This mat is not designed to sustain gross weight exceeding 12,000 lbs. If mat begins to smoke, immediately seek shelter and cover head. Caution: if coffee spills on mat, assume that it is very hot. This mat is not intended to be used as a placemat. Small food particles trapped in fibers may attract rodents and other vermin. Do not glue mat to porous surfaces such as pregnant women, pets and heavy machinery. When not in use, mat should be kept out of reach of children with CFED (Compulsive Fibre Eating Disorder). Do not taunt mat. Failure to comply relieves the maker of this doormat, Simply Precious Home Decor, and its parent company, High Cotton, Inc., of any and all Liability.
We have no connection with High Cotton, Inc., but we have to say we admire their sense of humor. They have some interesting and funny household items including one we know a reader of ours can relate to: (more…)
Dec 27, 2012
A few days ago we wrote how one of our staff had contacted Satellite Beach City Councilman Mark Brimer concerning the fact that some residents were having problems hearing during Council meetings and other meetings.
Mark Brimer informed us that another resident had raised the issue with him as well and forwarded our email to City Fire Chief Don Hughes and to Acting City Manager Jeff Pearson.
This took place on December 23, 2012.
A series of emails bounced around with people offering to help in solving this. Our concern was that we wanted people to be able to hear and participate in the meetings. It is mostly citizens who are elderly who are having hearing issues and we felt there was too much experience with those citizens for them not to be able to be engaged in the meetings at the time of the meetings. We had gotten emails from some citizens saying they were using the City’s YouTube channel to stay informed, but that is not the same thing as participating at the time of the meeting.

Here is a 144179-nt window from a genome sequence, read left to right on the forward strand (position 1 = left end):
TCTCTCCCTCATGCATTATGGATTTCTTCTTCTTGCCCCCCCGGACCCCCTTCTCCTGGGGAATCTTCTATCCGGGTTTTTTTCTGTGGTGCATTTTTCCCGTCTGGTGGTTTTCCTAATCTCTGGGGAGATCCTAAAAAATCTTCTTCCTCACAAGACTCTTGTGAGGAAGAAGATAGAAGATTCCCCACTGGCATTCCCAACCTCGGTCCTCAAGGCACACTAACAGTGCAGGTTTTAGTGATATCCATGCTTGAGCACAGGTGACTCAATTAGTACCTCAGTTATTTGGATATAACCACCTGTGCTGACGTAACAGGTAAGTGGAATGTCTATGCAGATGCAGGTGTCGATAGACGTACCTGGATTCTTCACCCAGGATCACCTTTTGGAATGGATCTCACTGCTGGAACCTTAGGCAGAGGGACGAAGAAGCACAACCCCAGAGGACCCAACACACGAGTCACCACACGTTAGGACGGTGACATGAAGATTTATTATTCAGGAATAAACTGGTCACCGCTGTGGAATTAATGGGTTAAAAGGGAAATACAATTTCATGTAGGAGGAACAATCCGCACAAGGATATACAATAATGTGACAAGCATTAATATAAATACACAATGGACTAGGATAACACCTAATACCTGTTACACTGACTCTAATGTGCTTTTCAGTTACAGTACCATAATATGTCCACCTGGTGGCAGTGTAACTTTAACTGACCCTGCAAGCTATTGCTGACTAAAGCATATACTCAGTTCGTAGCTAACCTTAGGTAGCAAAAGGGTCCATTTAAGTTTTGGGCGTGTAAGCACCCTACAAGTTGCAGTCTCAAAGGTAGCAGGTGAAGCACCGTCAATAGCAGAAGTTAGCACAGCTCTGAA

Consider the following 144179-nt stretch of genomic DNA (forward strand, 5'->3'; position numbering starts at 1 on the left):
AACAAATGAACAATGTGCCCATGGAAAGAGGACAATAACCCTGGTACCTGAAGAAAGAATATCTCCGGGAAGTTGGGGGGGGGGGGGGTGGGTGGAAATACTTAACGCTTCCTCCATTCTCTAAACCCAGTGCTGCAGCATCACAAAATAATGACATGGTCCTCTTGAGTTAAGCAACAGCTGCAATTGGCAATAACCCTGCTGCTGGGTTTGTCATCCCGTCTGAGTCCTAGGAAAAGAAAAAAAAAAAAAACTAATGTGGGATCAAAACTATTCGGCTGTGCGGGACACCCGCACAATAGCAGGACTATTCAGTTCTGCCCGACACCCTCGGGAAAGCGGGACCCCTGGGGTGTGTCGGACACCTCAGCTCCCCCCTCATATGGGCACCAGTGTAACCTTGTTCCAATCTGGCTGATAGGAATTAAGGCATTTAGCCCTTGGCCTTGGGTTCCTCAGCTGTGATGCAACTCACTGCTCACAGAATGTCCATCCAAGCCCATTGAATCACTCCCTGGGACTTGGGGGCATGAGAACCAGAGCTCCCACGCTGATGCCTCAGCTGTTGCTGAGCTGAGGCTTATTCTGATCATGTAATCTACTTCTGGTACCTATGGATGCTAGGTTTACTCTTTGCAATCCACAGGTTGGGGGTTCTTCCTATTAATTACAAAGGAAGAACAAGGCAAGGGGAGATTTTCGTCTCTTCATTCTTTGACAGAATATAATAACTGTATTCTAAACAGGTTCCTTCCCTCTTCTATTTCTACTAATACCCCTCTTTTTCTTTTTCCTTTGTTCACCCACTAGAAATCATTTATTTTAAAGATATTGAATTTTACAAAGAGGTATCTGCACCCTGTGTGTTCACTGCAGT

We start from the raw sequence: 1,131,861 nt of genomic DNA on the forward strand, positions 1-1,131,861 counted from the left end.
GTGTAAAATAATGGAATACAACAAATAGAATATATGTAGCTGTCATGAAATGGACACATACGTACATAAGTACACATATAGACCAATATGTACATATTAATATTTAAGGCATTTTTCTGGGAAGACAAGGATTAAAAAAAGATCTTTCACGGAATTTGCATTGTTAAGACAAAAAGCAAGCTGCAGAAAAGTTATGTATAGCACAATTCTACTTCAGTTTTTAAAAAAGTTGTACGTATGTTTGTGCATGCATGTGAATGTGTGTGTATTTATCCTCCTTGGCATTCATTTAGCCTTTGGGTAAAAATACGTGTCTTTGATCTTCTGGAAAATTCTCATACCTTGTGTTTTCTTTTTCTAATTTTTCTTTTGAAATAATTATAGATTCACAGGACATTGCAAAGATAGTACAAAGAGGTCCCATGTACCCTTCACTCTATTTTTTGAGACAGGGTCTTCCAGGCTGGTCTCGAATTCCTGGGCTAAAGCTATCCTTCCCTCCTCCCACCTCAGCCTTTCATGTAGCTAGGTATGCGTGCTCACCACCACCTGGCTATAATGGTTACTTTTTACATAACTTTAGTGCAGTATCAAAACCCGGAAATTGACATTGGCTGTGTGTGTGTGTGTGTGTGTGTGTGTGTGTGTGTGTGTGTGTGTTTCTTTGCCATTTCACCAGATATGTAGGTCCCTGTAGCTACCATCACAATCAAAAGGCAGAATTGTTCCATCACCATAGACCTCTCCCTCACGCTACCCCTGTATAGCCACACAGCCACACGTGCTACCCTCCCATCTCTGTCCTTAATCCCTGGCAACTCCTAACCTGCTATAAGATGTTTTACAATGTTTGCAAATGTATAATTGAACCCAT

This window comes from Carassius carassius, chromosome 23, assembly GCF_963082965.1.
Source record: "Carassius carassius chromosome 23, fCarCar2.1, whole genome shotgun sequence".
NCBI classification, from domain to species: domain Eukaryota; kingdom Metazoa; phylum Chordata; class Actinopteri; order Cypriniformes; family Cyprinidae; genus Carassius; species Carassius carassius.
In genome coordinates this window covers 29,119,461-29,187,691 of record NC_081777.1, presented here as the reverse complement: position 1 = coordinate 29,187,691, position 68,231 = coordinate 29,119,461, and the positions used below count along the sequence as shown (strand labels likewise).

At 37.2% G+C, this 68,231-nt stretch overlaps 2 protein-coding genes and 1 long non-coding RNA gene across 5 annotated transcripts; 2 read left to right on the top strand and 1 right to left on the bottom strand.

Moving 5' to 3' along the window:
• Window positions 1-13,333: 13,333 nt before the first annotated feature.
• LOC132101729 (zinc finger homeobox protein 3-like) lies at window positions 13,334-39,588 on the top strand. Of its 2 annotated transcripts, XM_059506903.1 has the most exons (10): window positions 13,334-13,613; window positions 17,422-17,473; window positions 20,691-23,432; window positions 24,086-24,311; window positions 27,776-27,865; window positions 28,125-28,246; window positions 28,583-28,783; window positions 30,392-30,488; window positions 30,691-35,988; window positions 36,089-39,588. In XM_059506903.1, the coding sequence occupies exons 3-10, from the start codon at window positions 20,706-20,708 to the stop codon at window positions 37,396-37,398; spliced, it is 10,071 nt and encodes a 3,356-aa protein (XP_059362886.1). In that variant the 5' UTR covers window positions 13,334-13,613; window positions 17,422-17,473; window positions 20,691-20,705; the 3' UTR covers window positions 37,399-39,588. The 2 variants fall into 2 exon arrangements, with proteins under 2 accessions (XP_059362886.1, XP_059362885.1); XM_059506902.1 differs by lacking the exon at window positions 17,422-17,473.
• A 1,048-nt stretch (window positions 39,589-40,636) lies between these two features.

Yesterday, on December 26, 2012, we received an email from ACM Pearson which included an email from the city’s technology person, Adam Schultz. In his email, Mr. Schultz writes:
As requested, I investigated the audio issues in the Council Chambers.
I determined the existing wireless headsets may be the best solution for citizens who are having trouble hearing in the Chambers. These are small battery-operated units with earpieces and adjustable volume, which enhance the sound coming from the microphones in the Chambers.
I have replaced the individual earpieces with better headsets, which seem to work better.
ACM Pearson “piles on” and says:
Dec 27, 2012
Image shows Khumbu glacier from Pumori viewpoint near Mt. Everest. Click on the photo to view in full resolution. (Photo Credit: David Breashears)
Photographer David Breashears of GlacierWorks has a new way of photographing the Himalayan region: By stitching together 400-plus images into one giant, zoomable, interactive image — or a “gigapan” containing more than 3.8 billion pixels.
By clicking here or the image above, you can see the entire image in greater detail. However, there is more.
See those little green squares? Those are hot spots. Click one, and you’ll zoom into that location. The square that’s second up from the bottom, toward the left, for example: That will take you to a little village of tents — Everest base camp. Click on the tent, and you can go in. You’ll see a photo exhibit that was mounted by Breashears there. And then, click on one of the photos, and you’ll head back out to the mountain.
As you zoom in and out and look at some of the camps on the mountain, you really get some indication of the size and majesty of Mount Everest. In other words, prepare to feel really, really, really small.
It really is an incredible, interactive image.
Dec 26, 2012
Okay, you got a nice shiny new “all in one” computer scanner / printer / fax machine / copier for Christmas. You open it up, hook it up to your computer. You scan and then test print some items on it.
But the tests don’t go as well as you want them to.
Perhaps the quality of the printing is off a little bit. Perhaps the result is not what you are looking for.
May we suggest that before you return the item to the store, you remove all printed items?
If you don’t you too could end up like this guy:
The discovery of a counterfeit $20 bill left in a printer that was returned to Walmart last month helped lead police to the arrest of a Richmond man.
Yep. Apparently the guy tried to print $20 bills and when it didn’t work out too well, he returned the printer leaving examples of his printing in the computer.
It gets better.